ZEELAND, Mich. — Every day, countless families all around the world trek to get water that – even after miles of walking – may still be dangerous to drink. For a few more weeks, Ed Zwyghuizen will be one of them.
For 51 days ahead of his 51st birthday, Zwyghuizen is walking from his home to a number of nearby and not-so-nearby water sources. Each day, he collects and filters his own water supply to show solidarity with those who have to do it daily.
If Zwyghuizen doesn’t collect it himself, he doesn’t drink it.
It’s a personal mission for him. Zwyghuizen is the CEO and president of 20 Liters , a Grandville-based nonprofit that equips areas in sub-Saharan Africa with water filters.
He did this same thing last year in the 50 days leading up to his 50th birthday.
“We get water and we don’t even think about it, we just walk to the sink, turn it on, and away we go,” said Zwyghuizen before FOX17 accompanied him on one of his walks for water.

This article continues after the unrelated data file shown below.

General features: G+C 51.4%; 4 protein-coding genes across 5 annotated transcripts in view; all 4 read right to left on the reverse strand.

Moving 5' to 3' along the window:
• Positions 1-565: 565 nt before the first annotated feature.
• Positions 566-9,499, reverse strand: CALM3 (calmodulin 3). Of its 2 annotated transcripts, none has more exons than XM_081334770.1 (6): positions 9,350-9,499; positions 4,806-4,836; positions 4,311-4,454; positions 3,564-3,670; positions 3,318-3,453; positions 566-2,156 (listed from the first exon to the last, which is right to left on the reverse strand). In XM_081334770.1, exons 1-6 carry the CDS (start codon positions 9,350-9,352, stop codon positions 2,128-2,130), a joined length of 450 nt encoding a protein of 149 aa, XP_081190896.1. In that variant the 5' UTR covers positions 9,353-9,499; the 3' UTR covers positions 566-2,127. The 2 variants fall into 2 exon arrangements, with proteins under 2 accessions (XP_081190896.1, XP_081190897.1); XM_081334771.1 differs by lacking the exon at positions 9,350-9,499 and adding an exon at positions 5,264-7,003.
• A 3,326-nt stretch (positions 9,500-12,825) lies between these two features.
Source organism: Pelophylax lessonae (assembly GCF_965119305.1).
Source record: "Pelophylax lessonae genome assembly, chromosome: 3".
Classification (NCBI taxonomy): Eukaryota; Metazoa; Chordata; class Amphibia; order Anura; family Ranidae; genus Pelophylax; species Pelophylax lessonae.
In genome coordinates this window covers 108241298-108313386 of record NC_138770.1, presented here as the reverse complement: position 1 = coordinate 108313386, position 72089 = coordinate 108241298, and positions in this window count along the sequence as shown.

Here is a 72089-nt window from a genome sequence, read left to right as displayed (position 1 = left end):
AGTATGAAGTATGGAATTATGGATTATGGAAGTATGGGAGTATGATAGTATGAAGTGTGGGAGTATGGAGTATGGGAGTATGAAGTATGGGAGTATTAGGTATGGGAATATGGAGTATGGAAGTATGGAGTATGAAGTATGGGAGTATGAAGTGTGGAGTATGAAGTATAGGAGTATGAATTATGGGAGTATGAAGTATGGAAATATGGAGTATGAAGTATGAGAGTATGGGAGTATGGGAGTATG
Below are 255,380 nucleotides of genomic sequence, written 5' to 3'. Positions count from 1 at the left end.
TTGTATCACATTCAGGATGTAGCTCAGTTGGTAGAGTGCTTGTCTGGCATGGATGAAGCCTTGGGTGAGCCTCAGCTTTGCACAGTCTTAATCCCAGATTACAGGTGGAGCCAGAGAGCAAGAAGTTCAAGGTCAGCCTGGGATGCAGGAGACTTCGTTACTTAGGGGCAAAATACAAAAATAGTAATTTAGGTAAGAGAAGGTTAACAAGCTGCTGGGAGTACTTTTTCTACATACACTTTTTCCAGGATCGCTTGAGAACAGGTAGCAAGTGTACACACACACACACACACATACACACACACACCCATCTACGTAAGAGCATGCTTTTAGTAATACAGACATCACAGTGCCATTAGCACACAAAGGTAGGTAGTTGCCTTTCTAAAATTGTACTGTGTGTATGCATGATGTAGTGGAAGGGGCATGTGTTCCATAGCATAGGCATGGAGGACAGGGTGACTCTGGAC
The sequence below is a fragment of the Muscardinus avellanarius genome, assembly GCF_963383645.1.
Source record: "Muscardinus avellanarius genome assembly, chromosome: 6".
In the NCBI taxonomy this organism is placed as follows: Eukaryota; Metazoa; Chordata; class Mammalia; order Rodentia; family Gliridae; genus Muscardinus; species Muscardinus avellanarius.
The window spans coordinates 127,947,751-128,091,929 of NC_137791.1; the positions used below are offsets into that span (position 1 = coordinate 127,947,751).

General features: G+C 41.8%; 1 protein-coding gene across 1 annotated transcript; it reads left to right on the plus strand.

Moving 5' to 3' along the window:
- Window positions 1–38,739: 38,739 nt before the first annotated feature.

Standing in front of a water filter similar to what 20 liters provides to schools and families, he explains how his gesture is a small example of what hundreds-of-thousands struggle with constantly.
“It’s actually putting yourself in somebody else’s shoes and you’re doing it over and over again. It gives you a deeper understanding,” he said.
FOX 17 walked with Zwyghuizen about a mile to a pond near his Zeeland home. He kneels, and collects his water in a jug large enough to get him through the day.
“Mentally, the water tastes better. Because I know I’m a partner with other people in the world that are having to do it every single day.”
Dirt, grime, scum, even animal droppings haven’t stopped the filter yet. This demonstration is also a good opportunity for Zwyghuizen to build confidence in the 20 Liters mission.
“You can suck up a leaf if you want, you can get some of the crud, you can do whatever because it goes in dirty and it comes out clean,” he says as he collects the pond water.
Back at his home, Zwyghuizen pours the jug’s contents into the filter, and it’s ready to drink in a matter of minutes.
“It really is that simple. If you don’t have clean water you die,” Zwyghuizen said. “That is an ah-ha type moment. When you say alright, we’re going to change this. And we are.”